Our latest initiative is a scheme to offer a free one-hour visit to give guidance on the organ you usually play.
WHO IS IT FOR?
- For players and prospective players of all abilities and ages
- You may be a pianist who has been asked to play the organ
- Or be interested in understanding the organ better
- Or just someone wishing to improve their playing
WHAT COULD BE INCLUDED?
- How the mechanism works
- What the stops do and which are the best ones to use
- How to play a hymn or song effectively
- How to use the organ to encourage a congregation to sing their best
- How to start to use the pedals
- How to practise effectively
- Where you can get help to learn more and develop your skills in the future
These are just suggestions, but the sessions can be tailored to individual needs.
HOW DO I FIND OUT MORE?
Please feel free to contact the following SOCA representatives:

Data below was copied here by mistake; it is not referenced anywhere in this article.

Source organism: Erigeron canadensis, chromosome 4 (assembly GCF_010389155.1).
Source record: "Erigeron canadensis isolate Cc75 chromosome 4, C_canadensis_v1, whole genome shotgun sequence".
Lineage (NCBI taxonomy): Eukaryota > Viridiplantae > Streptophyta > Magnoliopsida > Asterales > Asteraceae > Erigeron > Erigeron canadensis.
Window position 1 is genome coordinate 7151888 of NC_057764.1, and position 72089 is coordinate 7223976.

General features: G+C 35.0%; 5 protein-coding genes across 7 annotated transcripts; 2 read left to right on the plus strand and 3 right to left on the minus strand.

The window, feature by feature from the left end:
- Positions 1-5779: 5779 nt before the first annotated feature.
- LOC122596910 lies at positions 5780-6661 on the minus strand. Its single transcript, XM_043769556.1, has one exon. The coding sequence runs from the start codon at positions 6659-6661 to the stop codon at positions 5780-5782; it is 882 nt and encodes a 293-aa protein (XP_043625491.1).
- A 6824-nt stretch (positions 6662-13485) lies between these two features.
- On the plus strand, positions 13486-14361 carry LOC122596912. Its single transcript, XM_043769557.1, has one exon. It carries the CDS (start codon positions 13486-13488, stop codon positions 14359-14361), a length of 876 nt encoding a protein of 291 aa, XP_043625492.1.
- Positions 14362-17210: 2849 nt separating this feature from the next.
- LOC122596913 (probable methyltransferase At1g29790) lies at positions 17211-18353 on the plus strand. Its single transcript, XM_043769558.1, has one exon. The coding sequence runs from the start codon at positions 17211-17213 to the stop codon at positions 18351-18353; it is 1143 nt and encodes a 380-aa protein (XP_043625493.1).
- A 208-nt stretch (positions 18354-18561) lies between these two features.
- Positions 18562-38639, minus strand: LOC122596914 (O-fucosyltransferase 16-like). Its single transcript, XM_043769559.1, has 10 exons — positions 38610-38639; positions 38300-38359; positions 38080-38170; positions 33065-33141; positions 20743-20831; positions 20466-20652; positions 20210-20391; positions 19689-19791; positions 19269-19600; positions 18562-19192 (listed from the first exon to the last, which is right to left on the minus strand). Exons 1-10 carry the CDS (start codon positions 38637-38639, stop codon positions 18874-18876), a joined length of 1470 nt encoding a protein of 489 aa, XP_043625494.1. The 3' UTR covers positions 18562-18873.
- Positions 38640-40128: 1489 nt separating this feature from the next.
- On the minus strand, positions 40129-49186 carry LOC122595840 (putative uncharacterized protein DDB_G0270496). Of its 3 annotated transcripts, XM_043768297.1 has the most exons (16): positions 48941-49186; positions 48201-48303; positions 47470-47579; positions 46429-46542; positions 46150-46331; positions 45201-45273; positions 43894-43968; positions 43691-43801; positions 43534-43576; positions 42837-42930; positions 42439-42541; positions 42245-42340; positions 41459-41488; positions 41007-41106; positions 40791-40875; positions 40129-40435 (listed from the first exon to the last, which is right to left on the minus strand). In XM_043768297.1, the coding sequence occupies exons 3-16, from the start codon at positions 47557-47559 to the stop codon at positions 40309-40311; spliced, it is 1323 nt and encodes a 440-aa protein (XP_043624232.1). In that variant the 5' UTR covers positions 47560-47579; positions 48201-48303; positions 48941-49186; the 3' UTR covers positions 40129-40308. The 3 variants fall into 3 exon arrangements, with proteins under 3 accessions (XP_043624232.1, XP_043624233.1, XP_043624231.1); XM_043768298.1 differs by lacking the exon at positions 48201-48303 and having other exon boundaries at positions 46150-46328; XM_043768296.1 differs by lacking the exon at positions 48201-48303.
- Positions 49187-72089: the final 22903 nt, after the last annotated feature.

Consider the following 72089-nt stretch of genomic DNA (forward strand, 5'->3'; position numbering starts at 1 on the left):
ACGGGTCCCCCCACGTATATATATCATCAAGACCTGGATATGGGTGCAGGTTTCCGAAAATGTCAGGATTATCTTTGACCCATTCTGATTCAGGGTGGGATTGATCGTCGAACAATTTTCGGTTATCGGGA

Taunton Area and General
On Saturday, 7th September, I was unable to go on the SOCA trip because we had an arrangement to visit an old friend currently living in Cardiff. To compensate for the omission, we went to hear David Briggs play the Gala Recital in Llandaff Cathedral as part of the IAO’s Organfest in Cardiff.
It was an outstanding performance. He began with his own transcription of the final movement from Saint-Saens’ Organ Symphony, in which he played the orchestral parts as well as the organ solo. A Chorale Prelude by Bach led into Bach’s Piѐce d’Orgue with some interesting registration, and some rubato in the middle section. Then came Beethoven’s Fugue in D, a new piece to me. After a quiet movement from a Widor symphony, the real meat of the first part of the recital was a performance of Dupré’s 2nd Symphony. This is, as some of you will know, a piece requiring an outstanding technique along with an ability to get the most from a major organ. The colour that David Briggs obtained was dazzling, constantly changing, and ranging from a rich string chorus through to heavy reeds.
The second part consisted of an improvisation on 3 Welsh tunes: in English, these were Land Of My Fathers, All Through The Night, and Men Of Harlech. Again, the variety of sounds and musical styles was stupendous, with fugues and toccatas aplenty.